Cosmetics For The Face
( Originally Published Early 1900's )
For a very fine one, (see face wash), Mrs. Chase's following treatment of pimpled face, etc.: Put flake-white, 1/2 oz., in bay rum and water, each 2 ozs., and applied after shaking, to the face, with a piece of soft flannel, and when dry, wiped or rubbed off where too much white shows, is excellent. But I have much faith in the old lady's only cosmetic, given next below:
2. An Old Lady's Only Cosmetic. "The only cosmetic I have used," said an old lady, "is a flannel wash-cloth." For forty years I have bathed, my face every night and morning with clear water as hot as I can bear it, using for the purpose a small square of flannel, renewed as often as it grows thick and felt-like. My mother taught me to do this, as her mother had done before her. No soap nor powder, nor glycerine even, has touched my face, and this is what my skin is at 60," she finished, touching with pardonable pride a cheek: whose peachy bloom and fine soft texture gave effective emphasis to the recipe.
Remarks. This bathing of the face and neck with the hot water every night and morning, with a good rubbing with the flannel, certainly brings the blood to the surface, and what is there so nice as the beautiful carnation of a lady's cheek and lips, who has never spoiled God's beautiful arrangement for this beauty with pinky powders, or the swarthy liquids, in her attempt to outdo nature's handiwork. The pale and sickly may be excused for trying to imitate it, but the healthy and naturally beautiful cannot be excused in their attempts to beat it. It cannot be done, no matter how skillfully it may be tried.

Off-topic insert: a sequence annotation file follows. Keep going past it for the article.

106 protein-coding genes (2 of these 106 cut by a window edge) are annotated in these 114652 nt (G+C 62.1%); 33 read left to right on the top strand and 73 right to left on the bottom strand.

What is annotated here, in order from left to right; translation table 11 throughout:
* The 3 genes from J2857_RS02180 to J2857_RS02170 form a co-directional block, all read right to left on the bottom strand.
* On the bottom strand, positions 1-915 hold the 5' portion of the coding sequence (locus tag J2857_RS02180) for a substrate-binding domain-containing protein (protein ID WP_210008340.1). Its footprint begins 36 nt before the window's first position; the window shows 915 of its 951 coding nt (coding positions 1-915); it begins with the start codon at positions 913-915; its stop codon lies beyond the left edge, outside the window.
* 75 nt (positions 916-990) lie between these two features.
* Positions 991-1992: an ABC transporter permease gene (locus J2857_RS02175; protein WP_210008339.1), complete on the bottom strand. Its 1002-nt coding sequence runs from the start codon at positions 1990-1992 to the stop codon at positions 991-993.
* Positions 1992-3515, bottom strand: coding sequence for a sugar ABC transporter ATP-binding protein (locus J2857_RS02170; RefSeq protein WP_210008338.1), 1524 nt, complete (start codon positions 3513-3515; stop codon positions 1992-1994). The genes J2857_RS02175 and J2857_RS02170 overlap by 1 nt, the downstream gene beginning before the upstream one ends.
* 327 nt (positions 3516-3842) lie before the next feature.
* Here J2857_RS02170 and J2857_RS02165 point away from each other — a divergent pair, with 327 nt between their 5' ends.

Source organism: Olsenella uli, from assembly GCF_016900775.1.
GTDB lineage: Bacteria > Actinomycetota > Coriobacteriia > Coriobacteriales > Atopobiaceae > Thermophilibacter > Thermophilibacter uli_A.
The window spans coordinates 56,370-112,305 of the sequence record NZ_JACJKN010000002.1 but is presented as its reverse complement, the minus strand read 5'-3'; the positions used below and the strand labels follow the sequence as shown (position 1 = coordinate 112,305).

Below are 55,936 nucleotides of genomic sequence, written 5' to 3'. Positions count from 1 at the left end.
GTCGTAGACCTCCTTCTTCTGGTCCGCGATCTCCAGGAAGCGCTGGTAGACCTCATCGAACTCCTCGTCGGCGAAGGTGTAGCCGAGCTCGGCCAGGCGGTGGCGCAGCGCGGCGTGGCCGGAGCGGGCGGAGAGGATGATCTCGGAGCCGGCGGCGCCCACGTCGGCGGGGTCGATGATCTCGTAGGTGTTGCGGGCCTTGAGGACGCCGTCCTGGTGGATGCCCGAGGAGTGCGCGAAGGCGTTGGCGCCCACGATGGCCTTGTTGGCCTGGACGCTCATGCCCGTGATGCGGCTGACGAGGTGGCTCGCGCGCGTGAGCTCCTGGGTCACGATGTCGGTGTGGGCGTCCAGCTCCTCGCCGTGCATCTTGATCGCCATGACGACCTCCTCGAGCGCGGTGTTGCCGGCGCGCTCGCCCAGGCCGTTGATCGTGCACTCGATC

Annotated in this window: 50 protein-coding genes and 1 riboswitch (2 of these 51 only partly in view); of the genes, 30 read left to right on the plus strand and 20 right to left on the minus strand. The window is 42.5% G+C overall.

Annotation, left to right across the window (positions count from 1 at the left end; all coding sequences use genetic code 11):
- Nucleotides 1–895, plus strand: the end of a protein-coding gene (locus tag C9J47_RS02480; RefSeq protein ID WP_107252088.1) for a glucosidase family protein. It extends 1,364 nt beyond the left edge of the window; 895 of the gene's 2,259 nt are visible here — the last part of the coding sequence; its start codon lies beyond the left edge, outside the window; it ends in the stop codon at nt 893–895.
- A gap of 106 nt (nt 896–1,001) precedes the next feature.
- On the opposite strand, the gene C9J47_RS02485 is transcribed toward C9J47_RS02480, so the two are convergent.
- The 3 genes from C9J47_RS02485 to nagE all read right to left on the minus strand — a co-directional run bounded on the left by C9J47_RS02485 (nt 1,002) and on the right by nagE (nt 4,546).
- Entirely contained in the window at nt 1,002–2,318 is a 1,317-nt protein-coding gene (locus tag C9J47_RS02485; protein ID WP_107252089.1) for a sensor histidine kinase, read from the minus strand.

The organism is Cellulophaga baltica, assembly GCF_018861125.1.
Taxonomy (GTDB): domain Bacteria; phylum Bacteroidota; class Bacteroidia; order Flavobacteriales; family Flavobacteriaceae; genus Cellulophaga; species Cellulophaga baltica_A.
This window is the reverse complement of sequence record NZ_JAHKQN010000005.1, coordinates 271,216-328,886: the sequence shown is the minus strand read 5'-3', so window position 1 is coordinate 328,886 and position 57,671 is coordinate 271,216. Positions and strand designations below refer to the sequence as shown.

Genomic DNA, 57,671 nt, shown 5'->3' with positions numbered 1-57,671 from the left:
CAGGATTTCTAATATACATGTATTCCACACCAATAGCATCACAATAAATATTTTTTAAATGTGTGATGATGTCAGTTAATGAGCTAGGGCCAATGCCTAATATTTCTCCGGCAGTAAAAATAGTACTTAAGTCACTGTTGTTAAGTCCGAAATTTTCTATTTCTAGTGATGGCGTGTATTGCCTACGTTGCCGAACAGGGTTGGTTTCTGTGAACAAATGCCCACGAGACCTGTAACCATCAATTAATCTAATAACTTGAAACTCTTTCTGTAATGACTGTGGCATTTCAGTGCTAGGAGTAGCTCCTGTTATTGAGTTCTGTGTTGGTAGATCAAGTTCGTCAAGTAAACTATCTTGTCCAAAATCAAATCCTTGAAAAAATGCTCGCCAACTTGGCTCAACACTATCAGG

Hair to Bleach, or Color a Blonde:—"A. L. B." of Paragon, Ind., says to the Blade: Please give a recipe for coloring the hair blonde. I have tried a good many things and have not succeeded; to which they gave the following: Mix in 10 ozs. of distilled water (pure rain water will do; but druggists keep distilled water, and it costs but little), acetate of iron and nitrate of silver, each 1 oz., with nitrate of bismuth, 2 ozs. Moisten the hair with this mixture and, 1 hour after, touch it with a mixture of equal parts of sulphide of potassium and distilled water.
Remarks.—From my knowledge of the nature of the articles, I haven't a doubt of its success; but not wishing to change my white locks to a beautiful blonde, I have not tried it. To give the hair a glossiness after its use, apply some of the dressings before mentioned.